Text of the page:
John McCormick writes:
Pete Sixsmith reports that it’s cold, wet and miserable where he is – presumably Sixsmith Towers, deep in County Durham. It’s not much better here, down south in Liverpool.
But news has come in that we have a manager. Is that sufficient to warm the cockles of our too-chilled hearts? I think it might be, and so does Pete, judging by the welcome he’s penned for Simon Grayson:
MEET THE NEW BOSS….
Here’s hoping The Who song doesn’t apply here, because the last thing we need is “the same as the old boss” – or we will get fooled again.
For what it’s worth, I think that this is a good appointment. It’s not an absolute fizzer like Keane and it shouldn’t be an absolute catastrophe like Di Canio, more of a McCarthy one in that both are good, solid Yorkshiremen and are good solid managers – and the South Yorkshireman took us up in his second season with players like Carl Robinson, Ben Alnwick and Stephen Wright.
He created a good first impression, which wouldn’t have been hard after the dourness that we have had to face since late August of last year. He sounds as if he believes in himself and his abilities (I don’t think that David Moyes ever did) and he speaks clearly and with all the forthrightness that we associate with those born in the broad acres of England’s finest county.
He comes from Ripon, went to school in Bedale, where his father taught at the High School and took the footballing route whereas his brother Paul stuck to cricket. Both did well at their chosen career paths, being good, solid players rather than shooting stars.
It’s Paul who has the nickname Larry as it is compulsory to have a nickname in cricket. C.M. Old of Yorkshire and England was known as “Chilly,” Paul Romaines, Shildon lad and Gloucestershire stalwart for many years, answered to “Human” while Kevin Peterson is known to all and sundry as “Thoroughly Obnoxious T***.”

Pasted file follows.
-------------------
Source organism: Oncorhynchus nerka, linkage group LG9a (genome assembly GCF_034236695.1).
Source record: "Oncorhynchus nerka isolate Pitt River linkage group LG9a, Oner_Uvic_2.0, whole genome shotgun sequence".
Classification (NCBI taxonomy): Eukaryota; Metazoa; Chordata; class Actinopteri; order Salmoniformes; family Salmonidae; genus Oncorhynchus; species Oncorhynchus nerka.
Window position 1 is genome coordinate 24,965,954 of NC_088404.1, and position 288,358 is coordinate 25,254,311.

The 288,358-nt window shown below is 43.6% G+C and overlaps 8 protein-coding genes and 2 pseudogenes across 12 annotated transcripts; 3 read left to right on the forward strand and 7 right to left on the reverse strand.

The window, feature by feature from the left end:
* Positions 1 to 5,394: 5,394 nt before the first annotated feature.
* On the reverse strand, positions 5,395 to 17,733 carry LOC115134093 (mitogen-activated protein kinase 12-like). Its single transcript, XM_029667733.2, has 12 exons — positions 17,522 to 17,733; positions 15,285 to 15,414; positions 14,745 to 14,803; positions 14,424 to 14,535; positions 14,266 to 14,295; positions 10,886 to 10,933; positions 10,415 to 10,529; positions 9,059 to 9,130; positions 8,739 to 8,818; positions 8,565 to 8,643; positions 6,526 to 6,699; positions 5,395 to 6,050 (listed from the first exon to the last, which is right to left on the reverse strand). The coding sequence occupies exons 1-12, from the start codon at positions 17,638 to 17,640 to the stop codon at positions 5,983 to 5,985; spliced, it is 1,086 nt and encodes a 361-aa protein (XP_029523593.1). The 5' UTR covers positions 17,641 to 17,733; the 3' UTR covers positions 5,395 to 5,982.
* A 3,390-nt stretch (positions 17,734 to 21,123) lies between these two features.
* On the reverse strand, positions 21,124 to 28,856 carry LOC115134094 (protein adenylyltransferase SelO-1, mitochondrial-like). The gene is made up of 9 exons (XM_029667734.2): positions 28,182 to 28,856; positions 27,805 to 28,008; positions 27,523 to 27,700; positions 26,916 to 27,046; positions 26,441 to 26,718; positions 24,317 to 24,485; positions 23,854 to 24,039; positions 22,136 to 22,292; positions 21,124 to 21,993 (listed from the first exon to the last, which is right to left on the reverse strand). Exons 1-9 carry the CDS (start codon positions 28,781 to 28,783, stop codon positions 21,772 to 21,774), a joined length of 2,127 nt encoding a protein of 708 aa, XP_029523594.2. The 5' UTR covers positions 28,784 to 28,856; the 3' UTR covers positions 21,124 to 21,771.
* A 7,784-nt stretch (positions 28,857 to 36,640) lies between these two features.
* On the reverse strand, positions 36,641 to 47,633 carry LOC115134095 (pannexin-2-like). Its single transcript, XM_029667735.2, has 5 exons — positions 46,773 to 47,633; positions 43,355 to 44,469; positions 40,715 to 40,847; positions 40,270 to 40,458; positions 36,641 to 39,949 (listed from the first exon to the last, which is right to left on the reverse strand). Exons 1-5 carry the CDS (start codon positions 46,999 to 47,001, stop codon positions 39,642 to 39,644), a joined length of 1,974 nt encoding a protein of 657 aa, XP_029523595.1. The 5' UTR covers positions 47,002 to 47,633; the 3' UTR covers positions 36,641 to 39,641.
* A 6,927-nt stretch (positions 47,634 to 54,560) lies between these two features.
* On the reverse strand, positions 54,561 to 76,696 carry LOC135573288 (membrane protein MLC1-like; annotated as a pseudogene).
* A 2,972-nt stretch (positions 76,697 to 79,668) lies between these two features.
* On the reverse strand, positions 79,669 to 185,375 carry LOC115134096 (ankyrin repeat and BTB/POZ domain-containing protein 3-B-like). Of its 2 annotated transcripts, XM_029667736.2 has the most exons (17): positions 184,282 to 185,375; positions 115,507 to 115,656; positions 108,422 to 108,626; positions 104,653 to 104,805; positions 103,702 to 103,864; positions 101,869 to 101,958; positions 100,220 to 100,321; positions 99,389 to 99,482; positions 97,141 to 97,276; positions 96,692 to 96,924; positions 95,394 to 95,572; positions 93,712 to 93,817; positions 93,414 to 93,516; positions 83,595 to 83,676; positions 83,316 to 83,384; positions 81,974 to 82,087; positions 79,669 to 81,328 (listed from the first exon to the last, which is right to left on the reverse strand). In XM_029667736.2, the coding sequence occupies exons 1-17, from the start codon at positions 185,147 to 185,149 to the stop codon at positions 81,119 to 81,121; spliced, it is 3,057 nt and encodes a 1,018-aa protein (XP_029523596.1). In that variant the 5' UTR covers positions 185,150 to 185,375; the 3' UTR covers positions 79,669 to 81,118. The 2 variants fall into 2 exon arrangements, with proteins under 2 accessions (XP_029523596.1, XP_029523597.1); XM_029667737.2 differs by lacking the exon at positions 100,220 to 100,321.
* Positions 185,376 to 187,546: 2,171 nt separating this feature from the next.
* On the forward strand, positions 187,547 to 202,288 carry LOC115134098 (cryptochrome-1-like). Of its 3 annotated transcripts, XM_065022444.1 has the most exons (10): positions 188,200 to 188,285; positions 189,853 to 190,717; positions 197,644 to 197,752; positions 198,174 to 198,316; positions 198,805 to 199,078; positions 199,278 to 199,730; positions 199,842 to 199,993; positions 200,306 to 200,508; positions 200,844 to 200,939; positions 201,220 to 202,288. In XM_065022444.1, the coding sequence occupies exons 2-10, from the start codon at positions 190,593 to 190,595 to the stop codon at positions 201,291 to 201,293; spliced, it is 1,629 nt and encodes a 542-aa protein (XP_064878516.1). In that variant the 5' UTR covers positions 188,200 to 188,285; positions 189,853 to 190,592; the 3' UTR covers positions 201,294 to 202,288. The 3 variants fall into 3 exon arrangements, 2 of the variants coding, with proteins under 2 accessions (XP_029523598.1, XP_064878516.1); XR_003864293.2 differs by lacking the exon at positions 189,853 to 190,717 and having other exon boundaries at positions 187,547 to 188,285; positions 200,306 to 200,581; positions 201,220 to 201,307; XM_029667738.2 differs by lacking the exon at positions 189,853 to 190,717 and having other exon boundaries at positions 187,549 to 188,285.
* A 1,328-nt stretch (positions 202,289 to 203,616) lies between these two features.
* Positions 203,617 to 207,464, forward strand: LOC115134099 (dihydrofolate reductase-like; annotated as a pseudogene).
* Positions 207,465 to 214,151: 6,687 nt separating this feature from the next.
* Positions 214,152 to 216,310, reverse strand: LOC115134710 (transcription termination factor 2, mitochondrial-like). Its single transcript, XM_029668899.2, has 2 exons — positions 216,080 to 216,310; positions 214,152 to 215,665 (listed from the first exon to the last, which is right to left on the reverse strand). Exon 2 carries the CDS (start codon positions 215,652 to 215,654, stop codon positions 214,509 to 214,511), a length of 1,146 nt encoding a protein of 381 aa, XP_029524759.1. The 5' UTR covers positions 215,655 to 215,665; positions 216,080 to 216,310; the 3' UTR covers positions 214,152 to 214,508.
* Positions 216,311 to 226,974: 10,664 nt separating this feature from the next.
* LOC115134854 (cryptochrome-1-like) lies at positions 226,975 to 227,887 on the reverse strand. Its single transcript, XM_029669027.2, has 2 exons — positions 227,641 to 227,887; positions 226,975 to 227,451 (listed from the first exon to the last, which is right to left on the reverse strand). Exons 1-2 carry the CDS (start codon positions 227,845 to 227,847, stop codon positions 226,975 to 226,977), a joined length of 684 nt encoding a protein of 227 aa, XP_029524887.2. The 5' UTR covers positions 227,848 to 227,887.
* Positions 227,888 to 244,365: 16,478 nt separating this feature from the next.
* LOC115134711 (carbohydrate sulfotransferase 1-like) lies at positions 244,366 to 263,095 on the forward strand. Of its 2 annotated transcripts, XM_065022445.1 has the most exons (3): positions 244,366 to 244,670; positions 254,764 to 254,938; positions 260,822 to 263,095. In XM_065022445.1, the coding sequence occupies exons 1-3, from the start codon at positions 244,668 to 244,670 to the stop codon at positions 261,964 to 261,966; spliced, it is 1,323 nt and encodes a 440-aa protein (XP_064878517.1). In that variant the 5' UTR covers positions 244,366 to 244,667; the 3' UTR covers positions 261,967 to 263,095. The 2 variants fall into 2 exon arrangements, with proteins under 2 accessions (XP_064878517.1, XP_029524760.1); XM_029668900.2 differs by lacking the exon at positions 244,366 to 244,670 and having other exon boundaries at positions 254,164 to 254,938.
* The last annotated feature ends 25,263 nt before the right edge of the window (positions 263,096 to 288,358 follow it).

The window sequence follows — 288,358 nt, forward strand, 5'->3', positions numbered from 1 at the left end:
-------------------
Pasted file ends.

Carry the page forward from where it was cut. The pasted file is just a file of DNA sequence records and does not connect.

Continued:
We shall have to think of an appropriate one for Simon but it should be easy after “Keano”, “Brucey,” and “Moyesey. How about “Graysony” or even “Perry” in homage to the cross dressing sculptor and cultural commentator? Or perhaps not.
Anyway, whatever we call him, we have a new manager and I am sure that he will take a long look at the players while they are puffing and wheezing up and down the Alps in Austria. He will already have his scouts out working, looking for two or three forwards, a goalkeeper, a centre half and at least one winger – which may or may not be Aidan McGeady, whose faltering career was resurrected at Deepdale.
He also has to work with a limited budget and some players who will be as keen to leave the club as he was to join it. Borini has left for A.C. Milan and it would be a true optimist who would expect to see either Kone or Khazri playing at The Stadium after the end of August.
The greater problem is what on earth is going to happen to the club rather than the team? It is clear that Ellis Short is only marginally keener to own Sunderland AFC than Philip Green was to own British Home Stores. The consortia bidding for the club both fell by the wayside, leaving the Missourian in sole control with no other directors save the Chief Executive, Martin Bain.
Bain has come across as business-like and authoritative recently and at least we know what he looks like and how he speaks. For all we heard of Margaret Byrne, she could have been a mix of Mrs Doyle and Arlene Robinson with a touch of Shane McGowan thrown in.
Grayson has worked at Blackpool for the Oystons before they went mad, Ken Bates (boos all round) at Elland Road, Dean Hoyle, the founder of the Card Factory chain at Huddersfield and Trevor Hemmings, an octogenarian racehorse owner at Preston. He can add a reluctant American to that list.
That Short is still the owner of the club gives some cause for concern. He has clearly lost whatever interest he had and seems keen, if not quite desperate, to sell. Like his fellow Missourians, he appears to be sceptical about groups trying to buy him out and taking advantage of the weak situation that he and Sunderland AFC find themselves in.
When he came into the club, I wrote a piece that pointed out that Missouri is known as “The Show Me State” because the inhabitants of that mid-western land are sceptical of words and prefer to be shown something rather than be seduced by a silvery tongue.
We now need to see if this Missourian will allow the club to breathe again. We are in a shocking state at the moment and there is a possibility of administration due to rash spending by managers, huge salaries negotiated by the lord knows who and more concern being shown for concerts than cup ties.
The most famous of his fellow Missourians was President Harry Truman, a man elevated to the Presidency after the death of FDR in 1944. Faced with decisions which make the appointment of a football manager pale into insignificance, he had a sign on his desk which said “The Buck Stops Here.”